I came across a brief piece on page 4 in the Commercial Vehicle Safety Alliance’s Guardian quarterly publication, after talking for a bit with Andy Blair, a former officer/certified inspector currently in fleet safety part-time with Kinsley Construction. He also consults for a variety of fleets and owner-operators in the region around York, Pa., where he’s based, and occasionally farther afield (the consulting involves, usually, Level 1-equivalent inspections of a fleet’s trucks, or presentations to company staff, sometimes including drivers, on inspections).
Blair wrote the story in Guardian, and it’s a discussion of his use of the out-of-service criteria handbook that CVSA publishes. Part of the organization’s mission is the establishment of those criteria, and the annual revision of them as well.
I’ve written about the OOS criteria book before, of course, most recently this past spring attendant to the then-most-recent annual revision to the criteria themselves. Wisecracks came in due course.
“So a pig tail coming out is now an OOS violation for lights,” Kurt Keilhofer wrote. “Does this mean when most of the letters in the OPEN or CLOSED sign for the scale are not working, the scale can be put OOS until it is repaired?”
More seriously, Allan McCullough noted that, as has been argued for years by others, the electronic version of the book ought to be free, particularly if CVSA is really “concerned about safety,” as McCullough put it. (Yote Anders, for his part, suggested a different potential source of revenue, one that, moved in the right direction, might eliminate a lot of the equipment violations that are associated with many OOS conditions: “Why don’t they get rid of some DOT officers and use the money to fix the roads.”)
Free or not, Blair himself argues that any motor carrier — including independents with their authority — will benefit from having the out of service criteria readily at hand. “It’s $45 to buy one of these books,” he says, digital or print (Blair likes the print himself). In the case of any out-of-service violation you receive, compare the associated inspection report, he says, to the book itself, and depending on the circumstances, you could be like as not to find a basis for challenging the violation through the DataQs system and getting it removed from the company record.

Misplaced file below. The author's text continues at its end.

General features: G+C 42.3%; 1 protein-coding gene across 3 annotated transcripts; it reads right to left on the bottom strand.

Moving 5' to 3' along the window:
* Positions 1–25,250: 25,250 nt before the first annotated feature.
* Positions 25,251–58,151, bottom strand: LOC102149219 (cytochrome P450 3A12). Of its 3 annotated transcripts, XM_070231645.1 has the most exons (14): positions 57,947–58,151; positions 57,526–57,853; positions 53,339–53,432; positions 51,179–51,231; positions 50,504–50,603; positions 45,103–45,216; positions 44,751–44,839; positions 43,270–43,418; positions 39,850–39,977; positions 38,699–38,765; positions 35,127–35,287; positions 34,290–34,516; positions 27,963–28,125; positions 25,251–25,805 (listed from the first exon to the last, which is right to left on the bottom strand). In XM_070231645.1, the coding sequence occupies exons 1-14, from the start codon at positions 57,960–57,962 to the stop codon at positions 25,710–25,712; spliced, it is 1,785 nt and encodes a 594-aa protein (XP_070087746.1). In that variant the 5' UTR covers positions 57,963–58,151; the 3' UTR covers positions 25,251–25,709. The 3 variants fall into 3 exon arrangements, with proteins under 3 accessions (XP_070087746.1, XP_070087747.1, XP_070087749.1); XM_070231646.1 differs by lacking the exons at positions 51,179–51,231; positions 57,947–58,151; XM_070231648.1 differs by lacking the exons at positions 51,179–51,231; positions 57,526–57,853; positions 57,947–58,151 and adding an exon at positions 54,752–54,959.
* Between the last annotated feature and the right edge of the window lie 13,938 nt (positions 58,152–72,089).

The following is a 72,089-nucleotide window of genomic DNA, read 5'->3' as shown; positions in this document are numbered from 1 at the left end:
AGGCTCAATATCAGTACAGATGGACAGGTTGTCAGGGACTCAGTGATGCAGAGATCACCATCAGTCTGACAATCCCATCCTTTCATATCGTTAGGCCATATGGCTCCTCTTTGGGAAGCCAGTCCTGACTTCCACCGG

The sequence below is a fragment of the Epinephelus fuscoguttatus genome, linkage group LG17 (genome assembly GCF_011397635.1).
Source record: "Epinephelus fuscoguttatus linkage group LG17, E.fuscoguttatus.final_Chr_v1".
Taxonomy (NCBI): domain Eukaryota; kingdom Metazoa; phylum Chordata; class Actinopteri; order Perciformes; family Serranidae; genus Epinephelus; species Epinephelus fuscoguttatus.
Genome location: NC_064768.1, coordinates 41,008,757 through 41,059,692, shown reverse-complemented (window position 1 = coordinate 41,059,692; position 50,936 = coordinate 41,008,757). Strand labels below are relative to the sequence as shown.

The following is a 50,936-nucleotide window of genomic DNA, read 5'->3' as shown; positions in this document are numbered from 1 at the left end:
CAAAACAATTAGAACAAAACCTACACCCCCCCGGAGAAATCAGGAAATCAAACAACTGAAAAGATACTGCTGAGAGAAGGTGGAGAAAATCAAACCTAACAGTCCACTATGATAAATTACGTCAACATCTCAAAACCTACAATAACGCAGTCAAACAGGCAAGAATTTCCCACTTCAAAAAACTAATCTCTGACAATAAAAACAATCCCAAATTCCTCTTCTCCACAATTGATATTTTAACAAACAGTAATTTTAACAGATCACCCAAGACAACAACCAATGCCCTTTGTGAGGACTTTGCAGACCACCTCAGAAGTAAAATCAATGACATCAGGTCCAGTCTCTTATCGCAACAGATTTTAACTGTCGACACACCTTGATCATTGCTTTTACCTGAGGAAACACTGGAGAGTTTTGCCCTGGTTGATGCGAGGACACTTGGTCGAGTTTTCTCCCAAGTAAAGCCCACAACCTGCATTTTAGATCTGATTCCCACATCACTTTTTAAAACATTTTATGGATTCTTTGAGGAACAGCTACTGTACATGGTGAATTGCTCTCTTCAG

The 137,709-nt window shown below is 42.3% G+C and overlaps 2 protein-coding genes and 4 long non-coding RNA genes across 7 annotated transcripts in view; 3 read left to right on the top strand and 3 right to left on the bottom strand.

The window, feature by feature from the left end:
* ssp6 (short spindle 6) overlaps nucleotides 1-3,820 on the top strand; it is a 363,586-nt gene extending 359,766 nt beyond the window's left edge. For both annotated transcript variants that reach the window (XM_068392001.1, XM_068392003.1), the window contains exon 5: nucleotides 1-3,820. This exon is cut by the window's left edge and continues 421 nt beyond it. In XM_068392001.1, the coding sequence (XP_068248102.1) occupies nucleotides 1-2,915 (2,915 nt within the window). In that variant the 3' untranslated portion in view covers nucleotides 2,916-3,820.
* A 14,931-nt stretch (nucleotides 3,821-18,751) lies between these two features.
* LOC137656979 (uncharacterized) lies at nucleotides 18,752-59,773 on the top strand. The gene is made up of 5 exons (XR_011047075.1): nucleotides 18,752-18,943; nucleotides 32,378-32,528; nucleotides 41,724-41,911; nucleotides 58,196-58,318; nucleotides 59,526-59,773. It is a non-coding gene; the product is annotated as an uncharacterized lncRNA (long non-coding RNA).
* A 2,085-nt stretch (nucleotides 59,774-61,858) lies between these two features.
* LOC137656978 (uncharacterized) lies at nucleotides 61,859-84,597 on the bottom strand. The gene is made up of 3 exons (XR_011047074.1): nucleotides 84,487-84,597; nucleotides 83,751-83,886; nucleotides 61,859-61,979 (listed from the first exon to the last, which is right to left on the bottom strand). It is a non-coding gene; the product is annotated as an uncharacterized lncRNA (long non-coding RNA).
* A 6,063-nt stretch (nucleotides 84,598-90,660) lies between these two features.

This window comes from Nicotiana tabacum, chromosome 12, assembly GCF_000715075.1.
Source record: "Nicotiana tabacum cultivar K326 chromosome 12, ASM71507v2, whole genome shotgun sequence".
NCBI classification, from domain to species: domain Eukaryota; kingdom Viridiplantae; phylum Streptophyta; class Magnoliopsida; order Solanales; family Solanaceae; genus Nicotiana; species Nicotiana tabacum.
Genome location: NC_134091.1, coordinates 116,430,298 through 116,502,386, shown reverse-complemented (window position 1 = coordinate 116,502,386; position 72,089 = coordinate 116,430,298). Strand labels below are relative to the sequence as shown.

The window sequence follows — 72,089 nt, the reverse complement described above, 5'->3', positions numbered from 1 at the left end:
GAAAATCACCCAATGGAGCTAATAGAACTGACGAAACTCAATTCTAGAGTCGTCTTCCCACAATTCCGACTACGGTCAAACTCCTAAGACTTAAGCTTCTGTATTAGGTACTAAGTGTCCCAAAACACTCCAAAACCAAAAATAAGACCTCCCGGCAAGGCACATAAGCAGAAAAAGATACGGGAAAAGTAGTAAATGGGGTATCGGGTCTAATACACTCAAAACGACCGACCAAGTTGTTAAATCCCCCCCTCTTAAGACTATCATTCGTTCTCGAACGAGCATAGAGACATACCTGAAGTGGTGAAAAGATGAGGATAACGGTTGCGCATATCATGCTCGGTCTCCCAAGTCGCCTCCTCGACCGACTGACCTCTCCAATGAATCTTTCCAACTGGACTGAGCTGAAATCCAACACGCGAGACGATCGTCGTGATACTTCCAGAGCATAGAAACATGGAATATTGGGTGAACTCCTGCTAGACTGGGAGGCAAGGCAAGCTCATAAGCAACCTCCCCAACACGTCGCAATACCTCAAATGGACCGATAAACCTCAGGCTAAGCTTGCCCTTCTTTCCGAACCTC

That record, of course, remains readily available for all to see via the altered CSA Safety Measurement System, though percentile scores still aren’t available pending independent study and potential revamp. (Law enforcement can still see and use them, of course, though practices vary considerably: a friend in rural Tennessee recently told me a story of getting stopped and going through a Level 3 inspection. When the officer looked up the driver’s DOT number and pulled up his employing carrier’s profile, he called out, “What’s it mean when a bunch of exclamation marks pop up on my computer?” The driver threw up his hands, but those exclamation points could well be the result of an overabundance of out-of-service violations in various CSA SMS categories, where they’re getting extra weighting in the points system.)
The OOS book, Blair contends, is much easier to use, too, than the big green book of regs. As he writes in the Guardian, as an officer, he …
… used the OOS criteria handbook much more than the general regulations. Finding information out about tire violations, for instance, would require hunting them down in 49 CFR using the long index or just flipping pages. When you finally locate the correct section, it is all typed pages of information with no diagrams, photos, guides or easy-to-read paragraphs. The 49 CFR regulations book looks like an old phone book. Lots of information, but not easy to read …
… or digest. The OOS handbook’s index is simpler and more useful, he adds, and pictures/diagrams illustrating many OOS conditions provide useful tools. The book “also includes the 49 CFR reference [for any OOS condition] and should you need to check further into the regulations, you can easily at least locate the right chapter,” Blair writes.
While the online variant of the regulations has gotten better for searchability, in some ways addressing the issues Blair brings up about the big green book, it’s still difficult to find what you want or fully understand given the lack of context for much of the regulatory information.
As it is, the OOS book is $45 ($35 if you’re a CVSA member), but if it saves you once from an out-of-service violation on your record, it might well have returned its investment, if not the downtime/expense incurred in the moment. CVSA actually typically makes public its annual updates, so annotations to the print version for reference are possible without buying a new copy every year.
At once, you could always write Blair if you’ve got a question about a particular violation. He says he’s open to it: [email protected].